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"Precambrian." A Dictionary of Plant Sciences. . Encyclopedia.com. 16 Aug. 2017 <http://www.encyclopedia.com>.

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Precambrian

Precambrian Describing the time from the formation of the earth, nearly 5 billion years ago, to the start of the Cambrian period, around 570 million years ago. The term `Precambrian' is no longer used for a specific geological time interval, but remains as a general adjective. Precambrian time is now divided into three eons: Hadean, Archaean, and Proterozoic, the latter extending to the start of the present (Phanerozoic) eon. Fossils are rare, although stromatolites indicate that there were flourishing populations of cyanobacteria and other bacteria. However, subsequent metamorphism of Precambrian rocks makes correlation of rocks and events extremely difficult. The largest areas of exposed Precambrian rocks are the shield areas, such as the Canadian (Laurentian) Shield and the Baltic Shield.

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"Precambrian." A Dictionary of Biology. . Encyclopedia.com. 16 Aug. 2017 <http://www.encyclopedia.com>.

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Precambrian

Precambrian A name that is now used only informally to describe the longest period of geological time, which began with the consolidation of the Earth's crust and ended with the beginning of the Cambrian Period 542 Ma ago. The Precambrian lasted approximately 4000 Ma; the rocks of this period of geological time are usually altered and few fossils with hard parts or skeletons have been found within them. Precambrian rocks outcrop extensively in shield areas such as northern Canada and the Baltic Sea. In modern usage the Precambrian is subdivided into the Hadian, Archaean, and Proterozoic.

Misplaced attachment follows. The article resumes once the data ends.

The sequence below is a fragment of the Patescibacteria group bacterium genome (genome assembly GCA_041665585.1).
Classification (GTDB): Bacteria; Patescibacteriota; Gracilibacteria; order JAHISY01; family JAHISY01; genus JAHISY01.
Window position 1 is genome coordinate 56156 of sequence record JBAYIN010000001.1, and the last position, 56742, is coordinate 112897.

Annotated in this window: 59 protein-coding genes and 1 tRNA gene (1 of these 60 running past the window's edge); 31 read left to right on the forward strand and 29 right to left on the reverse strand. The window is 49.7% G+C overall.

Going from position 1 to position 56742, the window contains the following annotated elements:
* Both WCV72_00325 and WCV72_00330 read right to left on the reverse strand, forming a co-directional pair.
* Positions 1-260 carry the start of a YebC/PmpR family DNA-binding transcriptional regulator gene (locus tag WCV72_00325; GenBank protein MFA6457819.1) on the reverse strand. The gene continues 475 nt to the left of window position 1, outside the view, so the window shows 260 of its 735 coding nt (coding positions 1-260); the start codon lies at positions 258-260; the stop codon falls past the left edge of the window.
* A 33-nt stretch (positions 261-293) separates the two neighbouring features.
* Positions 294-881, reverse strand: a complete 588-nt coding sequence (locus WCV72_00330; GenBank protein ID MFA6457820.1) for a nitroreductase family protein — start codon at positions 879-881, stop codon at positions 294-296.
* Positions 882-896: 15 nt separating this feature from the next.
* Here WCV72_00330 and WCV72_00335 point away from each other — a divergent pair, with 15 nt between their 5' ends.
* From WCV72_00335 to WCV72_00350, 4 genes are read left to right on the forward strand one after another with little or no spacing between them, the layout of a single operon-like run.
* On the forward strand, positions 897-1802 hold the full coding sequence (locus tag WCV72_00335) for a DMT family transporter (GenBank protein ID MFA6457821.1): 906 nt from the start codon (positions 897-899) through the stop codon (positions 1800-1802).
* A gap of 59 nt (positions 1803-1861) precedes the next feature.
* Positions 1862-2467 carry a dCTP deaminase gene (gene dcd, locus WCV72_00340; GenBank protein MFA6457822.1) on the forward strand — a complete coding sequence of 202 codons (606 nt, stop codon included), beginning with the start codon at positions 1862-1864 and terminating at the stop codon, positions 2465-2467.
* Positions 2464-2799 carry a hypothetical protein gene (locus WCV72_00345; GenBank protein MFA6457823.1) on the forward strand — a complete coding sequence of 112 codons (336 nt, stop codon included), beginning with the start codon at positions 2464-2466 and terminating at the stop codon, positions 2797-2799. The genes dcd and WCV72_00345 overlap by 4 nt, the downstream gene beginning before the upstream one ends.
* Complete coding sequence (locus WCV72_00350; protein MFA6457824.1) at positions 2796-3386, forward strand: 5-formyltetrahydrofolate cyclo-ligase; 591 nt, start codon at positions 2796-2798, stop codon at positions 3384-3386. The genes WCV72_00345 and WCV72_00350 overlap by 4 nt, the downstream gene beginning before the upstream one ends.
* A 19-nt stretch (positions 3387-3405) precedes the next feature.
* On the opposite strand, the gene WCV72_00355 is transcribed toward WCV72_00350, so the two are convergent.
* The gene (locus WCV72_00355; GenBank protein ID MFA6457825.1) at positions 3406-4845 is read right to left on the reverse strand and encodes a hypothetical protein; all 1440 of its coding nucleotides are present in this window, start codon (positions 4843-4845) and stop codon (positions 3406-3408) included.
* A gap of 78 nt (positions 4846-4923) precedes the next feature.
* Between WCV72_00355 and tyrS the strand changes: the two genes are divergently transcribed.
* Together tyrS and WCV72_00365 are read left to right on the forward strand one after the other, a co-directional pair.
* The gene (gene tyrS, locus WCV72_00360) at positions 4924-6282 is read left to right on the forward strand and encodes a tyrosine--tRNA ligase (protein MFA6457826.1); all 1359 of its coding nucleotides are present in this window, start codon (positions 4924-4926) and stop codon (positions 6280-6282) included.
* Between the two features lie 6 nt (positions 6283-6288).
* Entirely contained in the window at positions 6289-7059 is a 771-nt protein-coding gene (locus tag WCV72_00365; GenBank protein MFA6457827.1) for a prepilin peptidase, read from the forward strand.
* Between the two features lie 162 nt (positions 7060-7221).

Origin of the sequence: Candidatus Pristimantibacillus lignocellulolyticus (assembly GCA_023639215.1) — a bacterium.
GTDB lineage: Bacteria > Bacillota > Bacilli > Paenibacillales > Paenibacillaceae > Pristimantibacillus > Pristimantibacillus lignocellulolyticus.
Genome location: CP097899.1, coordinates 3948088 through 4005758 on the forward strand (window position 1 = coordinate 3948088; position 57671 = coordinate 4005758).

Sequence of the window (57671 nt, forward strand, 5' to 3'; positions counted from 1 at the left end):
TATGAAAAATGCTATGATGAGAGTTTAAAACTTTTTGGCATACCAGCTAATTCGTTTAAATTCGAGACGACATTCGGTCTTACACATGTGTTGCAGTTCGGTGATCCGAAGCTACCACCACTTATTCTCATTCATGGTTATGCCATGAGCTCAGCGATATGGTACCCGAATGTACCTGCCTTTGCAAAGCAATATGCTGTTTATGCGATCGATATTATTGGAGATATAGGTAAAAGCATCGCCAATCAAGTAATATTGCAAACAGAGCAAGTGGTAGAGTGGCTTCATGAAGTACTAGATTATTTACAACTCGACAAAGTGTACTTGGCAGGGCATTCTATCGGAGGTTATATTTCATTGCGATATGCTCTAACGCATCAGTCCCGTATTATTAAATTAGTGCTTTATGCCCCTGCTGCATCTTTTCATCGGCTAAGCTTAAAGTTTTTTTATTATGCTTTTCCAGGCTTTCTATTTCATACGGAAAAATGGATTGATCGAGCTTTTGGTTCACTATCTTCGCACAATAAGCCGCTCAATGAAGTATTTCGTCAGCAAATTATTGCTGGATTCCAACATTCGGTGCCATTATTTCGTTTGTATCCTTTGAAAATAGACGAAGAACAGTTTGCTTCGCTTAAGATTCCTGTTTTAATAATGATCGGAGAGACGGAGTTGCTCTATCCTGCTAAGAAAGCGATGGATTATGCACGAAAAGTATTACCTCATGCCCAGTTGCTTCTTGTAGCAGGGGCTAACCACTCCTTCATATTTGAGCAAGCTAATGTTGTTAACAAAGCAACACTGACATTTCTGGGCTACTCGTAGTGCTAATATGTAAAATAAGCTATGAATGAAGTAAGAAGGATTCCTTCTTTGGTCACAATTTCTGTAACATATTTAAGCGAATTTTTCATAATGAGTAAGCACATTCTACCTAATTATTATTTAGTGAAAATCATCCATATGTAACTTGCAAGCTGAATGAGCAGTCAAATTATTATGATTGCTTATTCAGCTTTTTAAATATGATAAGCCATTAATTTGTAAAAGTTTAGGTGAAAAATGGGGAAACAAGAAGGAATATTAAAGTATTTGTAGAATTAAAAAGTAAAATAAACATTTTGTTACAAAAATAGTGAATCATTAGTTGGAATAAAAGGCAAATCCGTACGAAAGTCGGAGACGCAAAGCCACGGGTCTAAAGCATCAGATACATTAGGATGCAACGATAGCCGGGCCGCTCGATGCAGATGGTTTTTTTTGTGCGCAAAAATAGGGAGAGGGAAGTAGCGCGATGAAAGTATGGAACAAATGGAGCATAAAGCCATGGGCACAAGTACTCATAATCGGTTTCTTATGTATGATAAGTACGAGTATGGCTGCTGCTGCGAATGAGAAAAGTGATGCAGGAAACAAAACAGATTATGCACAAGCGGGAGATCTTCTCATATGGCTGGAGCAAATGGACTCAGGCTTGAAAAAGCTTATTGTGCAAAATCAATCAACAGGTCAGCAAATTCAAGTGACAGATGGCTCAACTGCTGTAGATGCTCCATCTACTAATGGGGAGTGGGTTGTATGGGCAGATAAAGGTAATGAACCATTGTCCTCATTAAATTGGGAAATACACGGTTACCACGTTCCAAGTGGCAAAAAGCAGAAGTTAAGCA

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"Precambrian." A Dictionary of Zoology. . Encyclopedia.com. 16 Aug. 2017 <http://www.encyclopedia.com>.

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"Precambrian." A Dictionary of Zoology. . Retrieved August 16, 2017 from Encyclopedia.com: http://www.encyclopedia.com/science/dictionaries-thesauruses-pictures-and-press-releases/precambrian-2

Precambrian

Precambrian A name now used only informally to describe the Priscoan, Archaean, and Proterozoic, which together comprise the longest period of geologic time that began with the consolidation of the Earth's crust and ended approximately 4000 million years later with the beginning of the Cambrian Period around 570 Ma ago. The rocks of this period of geologic time are usually altered and few fossils with hard parts or skeletons have been found within them. Precambrian rocks outcrop extensively in shield areas such as northern Canada and the Baltic Sea.

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"Precambrian." A Dictionary of Earth Sciences. . Encyclopedia.com. 16 Aug. 2017 <http://www.encyclopedia.com>.

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Precambrian

Precambrian Oldest and longest era of Earth's history, lasting from the formation of the Earth c.4.6 billion years ago to the beginning of a good fossil record c.590 million years ago. Precambrian fossils are extremely rare, probably because the earliest life forms did not have hard parts suitable for preservation. Also, Precambrian rocks have been greatly deformed. Primitive bacteria and cyanobacteria have been identified in deposits that are more than 3 billion years old.

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"Precambrian." World Encyclopedia. . Encyclopedia.com. 16 Aug. 2017 <http://www.encyclopedia.com>.

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Precambrian

Pre·cam·bri·an / prēˈkambrēən; -kām-/ • adj. Geol. of, relating to, or denoting the earliest eon, preceding the Cambrian period and the Phanerozoic eon. Compare with Cryptozoic. ∎  [as n.] (the Precambrian) the Precambrian eon or the system of rocks deposited during it.

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"Precambrian." The Oxford Pocket Dictionary of Current English. . Encyclopedia.com. 16 Aug. 2017 <http://www.encyclopedia.com>.

"Precambrian." The Oxford Pocket Dictionary of Current English. . Encyclopedia.com. (August 16, 2017). http://www.encyclopedia.com/humanities/dictionaries-thesauruses-pictures-and-press-releases/precambrian

"Precambrian." The Oxford Pocket Dictionary of Current English. . Retrieved August 16, 2017 from Encyclopedia.com: http://www.encyclopedia.com/humanities/dictionaries-thesauruses-pictures-and-press-releases/precambrian